By Stacy M. Brown, NNPA Newswire Correspondent
As we enter into a new year, it’s important that we do not forget the December 20th indictment and pending trial of Aaron Dean, a former Forth Worth, Texas police officer, on murder charges in the shooting death of Atatiana Jefferson, an African American woman and Xavier University graduate.
Atatiana was fatally shot by Dean on October 12 while in her home and playing video games with her young nephew. Her violent death deserves justice. If convicted, Dean could face a life sentence for his crime.
Jefferson, 28, and her 8-year-old nephew were inside the home late at night when a neighbor noticed a door ajar and called a non-emergency number to ask the police to perform a welfare check.
Dean, 35, and a partner arrived at Jefferson’s home, startling the aspiring doctor and her nephew. When Jefferson peaked through the window to see what was causing the commotion outside of her house, Dean opened fire.
The officer resigned from the department within hours of the shooting and was arrested on murder charges two days later.
“While Atatiana’s family is relieved, they are cautiously optimistic that a conviction and appropriate sentence will come in the near future,” Jefferson family attorney, S. Lee Merritt, stated in a news release.
“This is a huge first step in the long road for this family,” Merritt stated.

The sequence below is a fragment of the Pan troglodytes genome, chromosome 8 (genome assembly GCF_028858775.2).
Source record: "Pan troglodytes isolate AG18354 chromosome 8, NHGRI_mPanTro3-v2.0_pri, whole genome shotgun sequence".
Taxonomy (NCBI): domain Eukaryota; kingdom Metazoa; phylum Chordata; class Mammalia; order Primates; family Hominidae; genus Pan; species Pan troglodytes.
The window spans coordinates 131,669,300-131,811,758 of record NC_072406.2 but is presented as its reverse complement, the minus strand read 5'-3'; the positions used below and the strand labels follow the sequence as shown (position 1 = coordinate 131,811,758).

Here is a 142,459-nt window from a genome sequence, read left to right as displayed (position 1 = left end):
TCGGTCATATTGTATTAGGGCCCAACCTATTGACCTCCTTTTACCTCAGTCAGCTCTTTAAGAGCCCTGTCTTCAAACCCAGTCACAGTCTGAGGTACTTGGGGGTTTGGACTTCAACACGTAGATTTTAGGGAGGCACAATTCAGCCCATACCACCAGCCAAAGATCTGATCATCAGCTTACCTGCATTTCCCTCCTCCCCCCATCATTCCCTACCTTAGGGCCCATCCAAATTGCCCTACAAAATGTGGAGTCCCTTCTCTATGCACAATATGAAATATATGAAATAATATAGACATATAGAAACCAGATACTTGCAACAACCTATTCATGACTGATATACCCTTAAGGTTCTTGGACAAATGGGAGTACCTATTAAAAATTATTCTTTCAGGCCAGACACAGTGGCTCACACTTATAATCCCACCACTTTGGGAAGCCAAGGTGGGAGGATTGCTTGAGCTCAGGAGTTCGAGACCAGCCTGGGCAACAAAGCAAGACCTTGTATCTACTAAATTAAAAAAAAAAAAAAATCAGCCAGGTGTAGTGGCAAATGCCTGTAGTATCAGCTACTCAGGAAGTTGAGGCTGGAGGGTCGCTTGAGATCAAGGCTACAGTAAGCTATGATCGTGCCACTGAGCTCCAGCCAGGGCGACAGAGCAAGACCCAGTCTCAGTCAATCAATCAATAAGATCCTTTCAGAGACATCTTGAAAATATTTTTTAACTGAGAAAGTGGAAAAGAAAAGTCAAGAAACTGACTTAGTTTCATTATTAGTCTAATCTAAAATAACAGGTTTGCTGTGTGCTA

Attorneys for Dean declined to comment.
Jefferson, a 2014 Xavier University biology graduate who worked in the pharmaceutical industry, was contemplating becoming a doctor.
The shooting came only days before a jury convicted a white former Dallas Police Officer Amber Guyger for the murder of Botham Jean, a black man who worked in accounting and auditing for the powerhouse firm of Price Waterhouse Coopers.
Guyger received a controversial 10-year sentence in prison for her crime.
“I cannot make sense of why she had to lose her life,” Fort Worth Police Chief Ed Kraus stated during an October news conference announcing Dean’s arrest.
Dean was released on $200,000 bond, and his police union vowed to support his defense financially.
Kraus has stated that he would also refer the case to the FBI so that the agency could review federal civil rights charges against Dean.
“Nobody looked at this video and said there’s any doubt that this officer acted inappropriately,” Fort Worth Police Chief Ed Kraus noted. “I was going to fire [Dean] even before he quit. We had already taken his badge and weapon. There were violations in his use of force, and he didn’t follow de-escalation protocols. His conduct was unprofessional. There are times for officers to act as warriors and defenders, and there are times for them to act as public servants and humble servants.”